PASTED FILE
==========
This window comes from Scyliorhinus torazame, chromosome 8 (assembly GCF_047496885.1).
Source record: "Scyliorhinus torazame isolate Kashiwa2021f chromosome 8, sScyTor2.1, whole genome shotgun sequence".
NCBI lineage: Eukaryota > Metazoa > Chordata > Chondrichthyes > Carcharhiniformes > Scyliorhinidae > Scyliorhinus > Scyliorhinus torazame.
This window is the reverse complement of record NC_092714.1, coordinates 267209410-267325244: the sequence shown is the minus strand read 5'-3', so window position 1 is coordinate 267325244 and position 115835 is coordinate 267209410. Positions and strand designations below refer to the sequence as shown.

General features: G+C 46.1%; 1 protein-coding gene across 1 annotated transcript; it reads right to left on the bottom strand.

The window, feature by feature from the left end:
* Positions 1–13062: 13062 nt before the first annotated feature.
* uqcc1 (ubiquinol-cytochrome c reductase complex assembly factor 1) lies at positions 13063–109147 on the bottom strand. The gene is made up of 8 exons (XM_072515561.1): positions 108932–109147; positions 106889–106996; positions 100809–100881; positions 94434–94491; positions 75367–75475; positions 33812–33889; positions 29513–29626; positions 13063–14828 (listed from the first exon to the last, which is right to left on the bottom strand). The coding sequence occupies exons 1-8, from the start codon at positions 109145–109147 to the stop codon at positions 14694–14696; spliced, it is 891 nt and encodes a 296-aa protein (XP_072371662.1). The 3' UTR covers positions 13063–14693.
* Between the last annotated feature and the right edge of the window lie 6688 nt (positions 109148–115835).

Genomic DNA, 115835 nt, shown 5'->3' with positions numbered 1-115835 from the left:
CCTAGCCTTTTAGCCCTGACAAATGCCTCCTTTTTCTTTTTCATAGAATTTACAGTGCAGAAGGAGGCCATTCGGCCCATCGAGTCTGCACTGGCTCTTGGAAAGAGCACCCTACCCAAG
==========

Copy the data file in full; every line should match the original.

This window comes from Scyliorhinus torazame, chromosome 8 (assembly GCF_047496885.1).
Source record: "Scyliorhinus torazame isolate Kashiwa2021f chromosome 8, sScyTor2.1, whole genome shotgun sequence".
NCBI lineage: Eukaryota > Metazoa > Chordata > Chondrichthyes > Carcharhiniformes > Scyliorhinidae > Scyliorhinus > Scyliorhinus torazame.
This window is the reverse complement of record NC_092714.1, coordinates 267209410-267325244: the sequence shown is the minus strand read 5'-3', so window position 1 is coordinate 267325244 and position 115835 is coordinate 267209410. Positions and strand designations below refer to the sequence as shown.

General features: G+C 46.1%; 1 protein-coding gene across 1 annotated transcript; it reads right to left on the bottom strand.

The window, feature by feature from the left end:
* Positions 1–13062: 13062 nt before the first annotated feature.
* uqcc1 (ubiquinol-cytochrome c reductase complex assembly factor 1) lies at positions 13063–109147 on the bottom strand. The gene is made up of 8 exons (XM_072515561.1): positions 108932–109147; positions 106889–106996; positions 100809–100881; positions 94434–94491; positions 75367–75475; positions 33812–33889; positions 29513–29626; positions 13063–14828 (listed from the first exon to the last, which is right to left on the bottom strand). The coding sequence occupies exons 1-8, from the start codon at positions 109145–109147 to the stop codon at positions 14694–14696; spliced, it is 891 nt and encodes a 296-aa protein (XP_072371662.1). The 3' UTR covers positions 13063–14693.
* Between the last annotated feature and the right edge of the window lie 6688 nt (positions 109148–115835).

Genomic DNA, 115835 nt, shown 5'->3' with positions numbered 1-115835 from the left:
CCTAGCCTTTTAGCCCTGACAAATGCCTCCTTTTTCTTTTTCATAGAATTTACAGTGCAGAAGGAGGCCATTCGGCCCATCGAGTCTGCACTGGCTCTTGGAAAGAGCACCCTACCCAAG